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In Conversation with Swati Mukund

Beautiful, smart, musician, teacher, handloom evangelist, mother to a 4 and half year old and let’s not forget, a pinkathon ambassador – did you think I was talking about different people? No. This is Swati Mukund for you! What is very interesting about her is how happy she looks draped in saris! While the rest of us are finding reasons and occasions to wear saris, here is a young girl who has made it a part of her lifestyle. She is one of the few to have grasped the versatility of this attire, quite evident in how much she experiments with them! So I just had to talk to her and she very sweetly accommodated me into her busy schedule.

Swati’s love for Saris

It started at a very young age, watching my mom and grandmom do everything in a sari. I have met people who run marathons in one. So it’s not an attire that I think of only on occasions. It’s a part of my lifestyle and I grew up wearing saris. I am comfortable in other clothes too – from western to other Indian ethnic. But it’s saris that remain close to my heart. Nothing else does as much justice.

Saris – a regular affair

A Sari is like any other garment. You can wear it whenever you want to. But most of the time it’s worn during special occasions or festivals. When people see you in a sari they tend to think you’re dressed up for something special.  But when you wear it regularly, they get used to seeing you in it and then it becomes part of your identity. This is what happened to me. But it’s a conscious choice we need to make. I find saris to be as comfortable as any other attire, and I have a lot of fun draping it in different ways. While others experiment with different kinds of clothes, be it lehengas, or dresses, I experiment with saris… by wearing it with kurtas, T-shirts and so on.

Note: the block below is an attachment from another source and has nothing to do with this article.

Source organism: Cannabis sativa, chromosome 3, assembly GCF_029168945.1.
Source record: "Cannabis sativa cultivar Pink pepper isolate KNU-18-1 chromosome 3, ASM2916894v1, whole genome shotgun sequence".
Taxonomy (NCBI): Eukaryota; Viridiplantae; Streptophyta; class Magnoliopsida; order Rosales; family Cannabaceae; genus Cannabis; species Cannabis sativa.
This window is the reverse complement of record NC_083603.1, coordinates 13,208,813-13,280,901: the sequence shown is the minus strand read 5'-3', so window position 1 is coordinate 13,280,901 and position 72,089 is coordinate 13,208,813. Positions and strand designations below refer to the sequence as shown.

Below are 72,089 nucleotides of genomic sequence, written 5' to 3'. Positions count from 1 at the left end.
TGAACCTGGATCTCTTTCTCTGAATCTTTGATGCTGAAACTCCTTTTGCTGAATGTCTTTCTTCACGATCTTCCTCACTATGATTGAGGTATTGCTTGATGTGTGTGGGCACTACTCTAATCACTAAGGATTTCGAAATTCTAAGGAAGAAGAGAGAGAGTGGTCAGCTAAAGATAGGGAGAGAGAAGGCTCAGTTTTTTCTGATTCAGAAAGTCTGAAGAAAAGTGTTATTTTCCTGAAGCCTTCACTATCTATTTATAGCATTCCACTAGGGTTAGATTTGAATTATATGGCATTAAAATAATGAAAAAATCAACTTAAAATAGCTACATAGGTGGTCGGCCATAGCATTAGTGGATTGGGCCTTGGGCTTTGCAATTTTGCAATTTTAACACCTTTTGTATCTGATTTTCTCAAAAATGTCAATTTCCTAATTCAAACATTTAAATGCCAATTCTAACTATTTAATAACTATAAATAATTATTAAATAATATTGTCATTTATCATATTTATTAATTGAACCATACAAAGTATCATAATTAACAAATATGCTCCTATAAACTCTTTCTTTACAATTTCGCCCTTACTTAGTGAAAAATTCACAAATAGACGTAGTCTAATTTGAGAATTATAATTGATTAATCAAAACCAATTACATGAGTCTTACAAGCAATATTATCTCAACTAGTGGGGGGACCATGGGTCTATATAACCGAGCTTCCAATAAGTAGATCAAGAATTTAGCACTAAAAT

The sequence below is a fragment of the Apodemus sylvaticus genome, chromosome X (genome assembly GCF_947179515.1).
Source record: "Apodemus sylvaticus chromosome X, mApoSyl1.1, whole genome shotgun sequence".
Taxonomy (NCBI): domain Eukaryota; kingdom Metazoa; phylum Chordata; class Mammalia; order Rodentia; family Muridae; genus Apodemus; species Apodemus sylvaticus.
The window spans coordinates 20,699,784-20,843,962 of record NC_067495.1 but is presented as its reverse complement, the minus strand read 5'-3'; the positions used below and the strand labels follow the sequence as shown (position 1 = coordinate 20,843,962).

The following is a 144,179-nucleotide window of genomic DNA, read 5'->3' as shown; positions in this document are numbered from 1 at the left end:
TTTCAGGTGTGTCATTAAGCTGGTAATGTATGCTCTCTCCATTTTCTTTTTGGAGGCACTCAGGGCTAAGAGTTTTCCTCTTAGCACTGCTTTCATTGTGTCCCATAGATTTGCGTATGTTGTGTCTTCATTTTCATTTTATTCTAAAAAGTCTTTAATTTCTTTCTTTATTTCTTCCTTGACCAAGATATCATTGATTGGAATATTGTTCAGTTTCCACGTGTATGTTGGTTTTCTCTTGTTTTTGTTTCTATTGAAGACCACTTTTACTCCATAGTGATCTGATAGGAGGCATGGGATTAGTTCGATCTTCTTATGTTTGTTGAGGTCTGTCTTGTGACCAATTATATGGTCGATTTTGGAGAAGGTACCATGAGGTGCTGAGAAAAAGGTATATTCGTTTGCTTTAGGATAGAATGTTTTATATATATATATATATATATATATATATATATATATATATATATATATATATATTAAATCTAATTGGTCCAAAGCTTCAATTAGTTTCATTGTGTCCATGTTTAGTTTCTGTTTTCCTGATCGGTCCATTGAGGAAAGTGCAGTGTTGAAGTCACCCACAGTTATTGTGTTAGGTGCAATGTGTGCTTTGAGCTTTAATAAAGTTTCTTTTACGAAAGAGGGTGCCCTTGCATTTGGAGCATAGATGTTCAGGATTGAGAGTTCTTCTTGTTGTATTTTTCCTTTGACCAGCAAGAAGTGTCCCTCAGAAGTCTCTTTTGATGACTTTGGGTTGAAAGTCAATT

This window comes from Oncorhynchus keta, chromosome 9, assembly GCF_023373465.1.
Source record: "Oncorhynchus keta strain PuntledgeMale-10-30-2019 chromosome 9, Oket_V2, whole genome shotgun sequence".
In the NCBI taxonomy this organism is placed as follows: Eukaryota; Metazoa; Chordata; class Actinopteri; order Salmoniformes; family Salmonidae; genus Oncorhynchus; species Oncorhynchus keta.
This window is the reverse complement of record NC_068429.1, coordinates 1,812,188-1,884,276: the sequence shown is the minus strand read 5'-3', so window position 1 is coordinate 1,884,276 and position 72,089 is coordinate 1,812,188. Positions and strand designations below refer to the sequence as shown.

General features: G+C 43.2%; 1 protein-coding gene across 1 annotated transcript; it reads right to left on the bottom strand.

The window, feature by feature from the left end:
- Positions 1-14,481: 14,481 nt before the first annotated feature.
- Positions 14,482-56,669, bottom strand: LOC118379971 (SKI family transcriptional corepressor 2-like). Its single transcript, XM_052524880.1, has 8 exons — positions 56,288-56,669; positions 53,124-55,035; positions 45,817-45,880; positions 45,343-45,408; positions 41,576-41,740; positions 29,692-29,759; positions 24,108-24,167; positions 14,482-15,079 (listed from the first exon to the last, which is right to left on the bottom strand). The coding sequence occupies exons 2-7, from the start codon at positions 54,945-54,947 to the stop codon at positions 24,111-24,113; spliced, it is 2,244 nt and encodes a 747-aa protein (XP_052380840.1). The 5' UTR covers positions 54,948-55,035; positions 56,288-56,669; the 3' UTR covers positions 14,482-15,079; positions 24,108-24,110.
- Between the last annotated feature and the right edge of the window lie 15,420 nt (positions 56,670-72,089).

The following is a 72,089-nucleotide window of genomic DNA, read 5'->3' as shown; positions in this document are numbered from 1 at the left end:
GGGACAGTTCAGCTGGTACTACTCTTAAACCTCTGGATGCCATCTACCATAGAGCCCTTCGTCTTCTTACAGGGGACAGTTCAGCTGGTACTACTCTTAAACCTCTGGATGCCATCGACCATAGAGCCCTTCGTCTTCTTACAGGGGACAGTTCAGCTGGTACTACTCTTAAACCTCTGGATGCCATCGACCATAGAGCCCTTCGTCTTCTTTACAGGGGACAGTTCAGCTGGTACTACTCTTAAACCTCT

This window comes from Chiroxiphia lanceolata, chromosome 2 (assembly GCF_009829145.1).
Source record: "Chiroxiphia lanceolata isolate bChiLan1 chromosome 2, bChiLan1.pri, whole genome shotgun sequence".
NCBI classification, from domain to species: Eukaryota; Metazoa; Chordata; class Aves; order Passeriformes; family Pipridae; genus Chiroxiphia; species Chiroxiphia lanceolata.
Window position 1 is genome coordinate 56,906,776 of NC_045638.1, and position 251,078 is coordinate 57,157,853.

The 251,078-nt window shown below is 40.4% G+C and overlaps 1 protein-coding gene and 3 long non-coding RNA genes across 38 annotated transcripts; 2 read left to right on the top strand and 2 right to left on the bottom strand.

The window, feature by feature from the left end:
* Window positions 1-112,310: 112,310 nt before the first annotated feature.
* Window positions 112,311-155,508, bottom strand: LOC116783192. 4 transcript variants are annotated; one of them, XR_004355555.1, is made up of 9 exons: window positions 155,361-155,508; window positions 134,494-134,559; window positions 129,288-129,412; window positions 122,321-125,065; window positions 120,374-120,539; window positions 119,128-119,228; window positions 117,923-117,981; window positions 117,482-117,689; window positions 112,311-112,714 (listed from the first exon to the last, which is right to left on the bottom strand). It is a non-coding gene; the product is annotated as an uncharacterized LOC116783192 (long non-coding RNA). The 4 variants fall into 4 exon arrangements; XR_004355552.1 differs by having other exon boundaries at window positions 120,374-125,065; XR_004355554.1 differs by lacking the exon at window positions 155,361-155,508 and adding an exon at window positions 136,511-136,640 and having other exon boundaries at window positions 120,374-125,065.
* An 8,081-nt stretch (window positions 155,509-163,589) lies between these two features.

IMG_9669Love for Kanjivarams

Up until 2-3 years ago, the majority of my sari collection consisted of kanjivarams. I have worn all sorts of kanjivarams, from the grand heavy ones to the light simple ones. All my special occasions are marked in a kanjivaram. My grandparents gifted me one for my first day in college. I wore a beautiful kanjivaram for my first concert. I can never get tired or bored of it.

Running Marathons in a Sari!

It was very comfortable. The thing about saris is that it gives you the flexibility to drape it in a style that suits you and the occasion. For the marathon, I chose to wear it like a jump suit (madisar), and it was absolutely fine. 

I live in Bombay and a lot of times I wear a sari when others around me aren’t. But Bombay as a city is very accommodating of different kinds of people. There is space to hone your individuality while being accepted completely by others. So even if there aren’t too many people wearing saris, I am comfortable doing so. Once I went to a night club straight from work, and I happened to be in a sari. A lot of people came up to me to say how good it looked! 

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Passion for Handwoven saris